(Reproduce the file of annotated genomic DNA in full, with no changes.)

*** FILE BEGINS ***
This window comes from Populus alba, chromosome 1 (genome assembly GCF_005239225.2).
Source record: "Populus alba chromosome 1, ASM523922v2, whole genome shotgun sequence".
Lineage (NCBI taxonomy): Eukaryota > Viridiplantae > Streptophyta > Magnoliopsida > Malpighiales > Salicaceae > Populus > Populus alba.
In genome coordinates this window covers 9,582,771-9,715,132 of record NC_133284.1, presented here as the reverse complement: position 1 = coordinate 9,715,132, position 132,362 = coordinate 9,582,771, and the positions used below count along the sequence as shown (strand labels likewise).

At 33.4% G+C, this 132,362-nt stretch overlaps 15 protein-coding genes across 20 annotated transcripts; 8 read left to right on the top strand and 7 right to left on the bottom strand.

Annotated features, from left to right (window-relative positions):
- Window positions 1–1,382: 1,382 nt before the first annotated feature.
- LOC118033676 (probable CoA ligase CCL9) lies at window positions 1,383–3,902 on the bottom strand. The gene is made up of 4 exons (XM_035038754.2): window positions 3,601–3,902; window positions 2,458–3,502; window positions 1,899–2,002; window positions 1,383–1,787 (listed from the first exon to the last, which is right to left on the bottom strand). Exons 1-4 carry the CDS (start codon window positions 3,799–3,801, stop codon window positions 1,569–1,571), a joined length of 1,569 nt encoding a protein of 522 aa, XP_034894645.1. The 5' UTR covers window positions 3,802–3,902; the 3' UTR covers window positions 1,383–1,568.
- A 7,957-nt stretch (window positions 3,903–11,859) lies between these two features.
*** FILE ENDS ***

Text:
This window comes from Populus alba, chromosome 1 (genome assembly GCF_005239225.2).
Source record: "Populus alba chromosome 1, ASM523922v2, whole genome shotgun sequence".
Lineage (NCBI taxonomy): Eukaryota > Viridiplantae > Streptophyta > Magnoliopsida > Malpighiales > Salicaceae > Populus > Populus alba.
In genome coordinates this window covers 9,582,771-9,715,132 of record NC_133284.1, presented here as the reverse complement: position 1 = coordinate 9,715,132, position 132,362 = coordinate 9,582,771, and the positions used below count along the sequence as shown (strand labels likewise).

At 33.4% G+C, this 132,362-nt stretch overlaps 15 protein-coding genes across 20 annotated transcripts; 8 read left to right on the top strand and 7 right to left on the bottom strand.

Annotated features, from left to right (window-relative positions):
- Window positions 1–1,382: 1,382 nt before the first annotated feature.
- LOC118033676 (probable CoA ligase CCL9) lies at window positions 1,383–3,902 on the bottom strand. The gene is made up of 4 exons (XM_035038754.2): window positions 3,601–3,902; window positions 2,458–3,502; window positions 1,899–2,002; window positions 1,383–1,787 (listed from the first exon to the last, which is right to left on the bottom strand). Exons 1-4 carry the CDS (start codon window positions 3,799–3,801, stop codon window positions 1,569–1,571), a joined length of 1,569 nt encoding a protein of 522 aa, XP_034894645.1. The 5' UTR covers window positions 3,802–3,902; the 3' UTR covers window positions 1,383–1,568.
- A 7,957-nt stretch (window positions 3,903–11,859) lies between these two features.